Among the global ripples from Japan’s recent earthquake has been a surge in investment in renewable energy. No doubt the backlash against nuclear power will pass, but the response is typical of the human tendency to act on long-term challenges only when provoked by crisis. Are we adapting to climate change? by Lea Berrang-Ford, James Ford and Jaclyn Paterson, shows how extreme events are key stimuli for real actions on adaptation to climate change. In agriculture, floods and droughts in particular, but more generally to increasing variability in precipitation, motivate deliberate adaptations towards current and future climate change.
Humanity is well aware of the scale and urgency of the adaptation challenge. Calls to act are compelling. But, as Berrang-Ford and her co-authors demonstrate, current literature includes far more examples of intentions and plans to act than cases of actual implementation. The good news is slight increases in reported actions over the last few years and a reassuring spread of actions across countries and across sectors.
An impressive 55% of the papers in the authors’ literature review describe adaptive actions in agriculture, making the sector second only to utilities in reporting on adaptation. Over a third of the papers also report on food security and natural resources. Food security and agriculture are particular foci in low-income countries, where adaptations are often community-based rather than top-down, and responsive rather than pro-active. Berrang-Ford et al note that most adaptation is motivated by a mix of development challenges, rarely by climate change alone. Perhaps the “adaptation deficit”, our failure to respond adequately to current climate risks, is more of a development deficit in many poorer countries.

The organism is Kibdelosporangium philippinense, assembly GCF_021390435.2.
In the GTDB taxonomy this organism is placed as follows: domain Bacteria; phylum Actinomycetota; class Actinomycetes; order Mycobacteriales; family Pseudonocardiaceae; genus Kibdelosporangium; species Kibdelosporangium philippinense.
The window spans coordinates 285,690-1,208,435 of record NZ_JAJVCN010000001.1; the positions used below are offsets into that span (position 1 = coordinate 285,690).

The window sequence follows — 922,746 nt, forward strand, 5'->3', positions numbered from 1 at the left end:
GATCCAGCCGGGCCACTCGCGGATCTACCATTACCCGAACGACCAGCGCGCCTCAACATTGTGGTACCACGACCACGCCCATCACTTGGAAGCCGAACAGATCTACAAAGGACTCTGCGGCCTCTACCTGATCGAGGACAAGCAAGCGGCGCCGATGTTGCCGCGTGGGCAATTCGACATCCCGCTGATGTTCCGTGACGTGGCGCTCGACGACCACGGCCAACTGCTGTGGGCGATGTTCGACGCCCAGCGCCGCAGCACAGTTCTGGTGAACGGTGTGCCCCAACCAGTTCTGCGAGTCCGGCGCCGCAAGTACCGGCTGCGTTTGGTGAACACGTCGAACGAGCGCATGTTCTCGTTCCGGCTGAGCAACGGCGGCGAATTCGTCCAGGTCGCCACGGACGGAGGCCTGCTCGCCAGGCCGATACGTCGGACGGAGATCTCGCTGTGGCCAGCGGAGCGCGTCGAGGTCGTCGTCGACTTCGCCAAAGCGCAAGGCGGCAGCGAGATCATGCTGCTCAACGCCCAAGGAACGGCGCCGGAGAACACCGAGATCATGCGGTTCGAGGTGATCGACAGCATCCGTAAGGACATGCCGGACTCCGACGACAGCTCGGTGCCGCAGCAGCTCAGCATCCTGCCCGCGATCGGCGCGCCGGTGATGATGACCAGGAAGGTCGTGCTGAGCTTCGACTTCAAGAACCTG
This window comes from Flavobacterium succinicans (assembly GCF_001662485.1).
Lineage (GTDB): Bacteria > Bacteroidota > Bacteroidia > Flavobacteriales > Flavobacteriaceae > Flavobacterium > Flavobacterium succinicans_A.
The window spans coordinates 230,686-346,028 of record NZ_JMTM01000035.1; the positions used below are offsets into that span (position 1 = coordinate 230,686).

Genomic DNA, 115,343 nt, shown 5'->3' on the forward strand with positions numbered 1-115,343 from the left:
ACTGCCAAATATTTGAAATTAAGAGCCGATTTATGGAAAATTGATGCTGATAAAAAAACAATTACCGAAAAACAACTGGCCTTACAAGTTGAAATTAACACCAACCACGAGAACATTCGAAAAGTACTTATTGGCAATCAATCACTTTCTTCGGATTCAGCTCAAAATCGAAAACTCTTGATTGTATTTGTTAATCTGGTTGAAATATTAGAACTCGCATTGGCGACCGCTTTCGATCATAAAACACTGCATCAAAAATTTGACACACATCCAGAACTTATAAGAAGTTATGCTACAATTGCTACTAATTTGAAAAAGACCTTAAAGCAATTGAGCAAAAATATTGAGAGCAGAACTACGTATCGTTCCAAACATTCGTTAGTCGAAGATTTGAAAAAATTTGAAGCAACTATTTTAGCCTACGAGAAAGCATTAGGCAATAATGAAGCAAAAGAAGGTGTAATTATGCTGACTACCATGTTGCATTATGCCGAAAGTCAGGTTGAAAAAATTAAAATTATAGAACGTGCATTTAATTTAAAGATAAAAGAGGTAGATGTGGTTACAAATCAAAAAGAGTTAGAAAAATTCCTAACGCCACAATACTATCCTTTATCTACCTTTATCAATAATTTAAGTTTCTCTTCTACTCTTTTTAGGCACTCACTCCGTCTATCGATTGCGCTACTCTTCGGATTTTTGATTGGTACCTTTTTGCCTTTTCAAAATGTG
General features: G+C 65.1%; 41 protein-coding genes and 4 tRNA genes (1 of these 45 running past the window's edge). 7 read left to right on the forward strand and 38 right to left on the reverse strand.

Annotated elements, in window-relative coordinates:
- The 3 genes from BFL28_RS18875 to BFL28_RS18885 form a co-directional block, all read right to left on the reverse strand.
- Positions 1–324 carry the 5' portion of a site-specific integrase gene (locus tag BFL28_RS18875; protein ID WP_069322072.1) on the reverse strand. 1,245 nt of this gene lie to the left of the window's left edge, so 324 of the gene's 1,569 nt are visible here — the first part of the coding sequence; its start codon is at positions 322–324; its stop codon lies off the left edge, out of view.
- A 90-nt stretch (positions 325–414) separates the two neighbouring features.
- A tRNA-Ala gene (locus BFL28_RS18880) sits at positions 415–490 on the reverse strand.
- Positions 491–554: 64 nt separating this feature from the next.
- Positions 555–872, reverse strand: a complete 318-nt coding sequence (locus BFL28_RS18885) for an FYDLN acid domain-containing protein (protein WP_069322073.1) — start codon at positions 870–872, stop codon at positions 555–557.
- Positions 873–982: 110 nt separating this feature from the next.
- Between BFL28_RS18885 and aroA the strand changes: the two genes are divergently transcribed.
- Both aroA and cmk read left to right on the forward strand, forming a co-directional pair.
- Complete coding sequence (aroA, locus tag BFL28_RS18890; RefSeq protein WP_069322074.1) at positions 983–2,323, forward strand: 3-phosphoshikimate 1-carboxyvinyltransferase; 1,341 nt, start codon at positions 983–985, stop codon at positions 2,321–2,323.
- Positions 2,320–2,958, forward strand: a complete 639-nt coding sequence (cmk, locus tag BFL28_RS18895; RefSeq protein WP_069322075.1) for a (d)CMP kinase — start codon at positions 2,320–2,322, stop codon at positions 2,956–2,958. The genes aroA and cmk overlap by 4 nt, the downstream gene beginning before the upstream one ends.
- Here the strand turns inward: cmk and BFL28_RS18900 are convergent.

Berrang-Ford et al make the provocative remark that the adaptation deficit cannot be attributed to lack of knowledge, as there have been 1741 scholarly articles on the subject in four years. What delinks policy and action from research is a critical and wide-ranging question. Some see research as only a precursor to adaptation actions, but others argue that research is itself one of the most important investments that we can make to adapt to future climates. There is no doubt that agricultural research, whether scientific or informal, offers us better-adapted practices, varieties and technologies.
This brings us to the interesting research methodology of Berrang-Ford et al’s paper: a rigorous sorting and analysis of all available English-language peer-reviewed literature, similar to the systematic reviews that are increasingly the norm in medical research. This approach has unmatched strengths in avoiding biases and allowing quantification. Arguably its main drawback is that we do not know whether the distribution of content in peer-reviewed papers reflects real-world phenomena, or simply academic preoccupations. Perhaps adaptation actions are flourishing beyond the scholarly gaze. Farmers intimate with their local agro-ecologies have been responding to climate risks through adaptive management – and thus linking research and action – for millennia.
This blog is part of the series AgClim Letters, a monthly commentary on science and policy written by Sonja Vermeulen, Head of Research for CCAFS. Sign up to receive this as an email bulletin. Your comments are welcome below.